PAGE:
Date of Award

8-2015

Degree Type

Dissertation

Degree Name

Doctor of Philosophy

Major

Teacher Education

Major Professor

Clara Lee Brown

Committee Members

Stergios Botzakis, Judson C. Laughter, Deborah A. Wooten, Dolly J. Young

Abstract

The purpose of this study was to examine the identity categories of race, class, and gender in preservice teachers, and how the nexus of those identities impacts their teaching practices, especially when teaching English Language Learners (ELLs). The topic of teacher beliefs of preservice teachers has been well researched. However, there were gaps in the literature concerning the positionality of preservice teachers with specific regard to race, class, and gender. This study sought to address gaps in the existing literature by examining the participant perceptions of race, class, and gender of preservice English as a Second Language (ESL) teachers and their teaching practices as they completed their 2014-2015 internship year. Multiple interviews, classroom observations, and lesson plans were analyzed through the methodology of grounded theory in order to address the following research questions: 1) How might the identity categories of race, class, and gender influence teacher beliefs about students? 2) How might these beliefs influence pedagogy?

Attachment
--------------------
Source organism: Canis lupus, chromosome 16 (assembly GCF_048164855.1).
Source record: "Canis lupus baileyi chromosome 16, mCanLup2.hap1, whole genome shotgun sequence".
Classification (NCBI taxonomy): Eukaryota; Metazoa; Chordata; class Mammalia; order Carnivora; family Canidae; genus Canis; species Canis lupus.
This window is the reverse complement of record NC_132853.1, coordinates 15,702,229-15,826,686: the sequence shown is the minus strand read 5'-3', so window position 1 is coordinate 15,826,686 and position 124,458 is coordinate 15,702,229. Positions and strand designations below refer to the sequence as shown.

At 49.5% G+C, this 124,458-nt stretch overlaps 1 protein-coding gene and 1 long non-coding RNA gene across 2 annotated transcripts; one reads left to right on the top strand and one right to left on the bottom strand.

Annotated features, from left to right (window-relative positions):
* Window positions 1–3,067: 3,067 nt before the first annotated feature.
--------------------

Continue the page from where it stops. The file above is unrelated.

The findings of the study are that the participants’ beliefs about their students were shaped by how they perceive their personal identities. Their individual perceptions regarding these identity categories seemed to be influenced by the way they were treated by their teachers when they were young at school. They stated it is important for ESL teachers to be keenly aware of their students’ home lives and backgrounds. They believed that ELLs need to be accommodated as much as possible with multiple scaffolding opportunities given that these students are culturally and linguistically marginalized within the system. The participants also consciously made a choice to allow the classroom communications to take place in students’ native language when possible. These findings support the idea that teachers’ personal backgrounds and their beliefs strongly influence the way they teach, perhaps even more so for the preservice teachers who choose to teach ELLs. Based on the current study’s findings, it is suggested that teacher education programs need to strengthen the components of critical self-examinations and self-reflections along identity categories in each course because it seems that teacher identity begins with personal identity.

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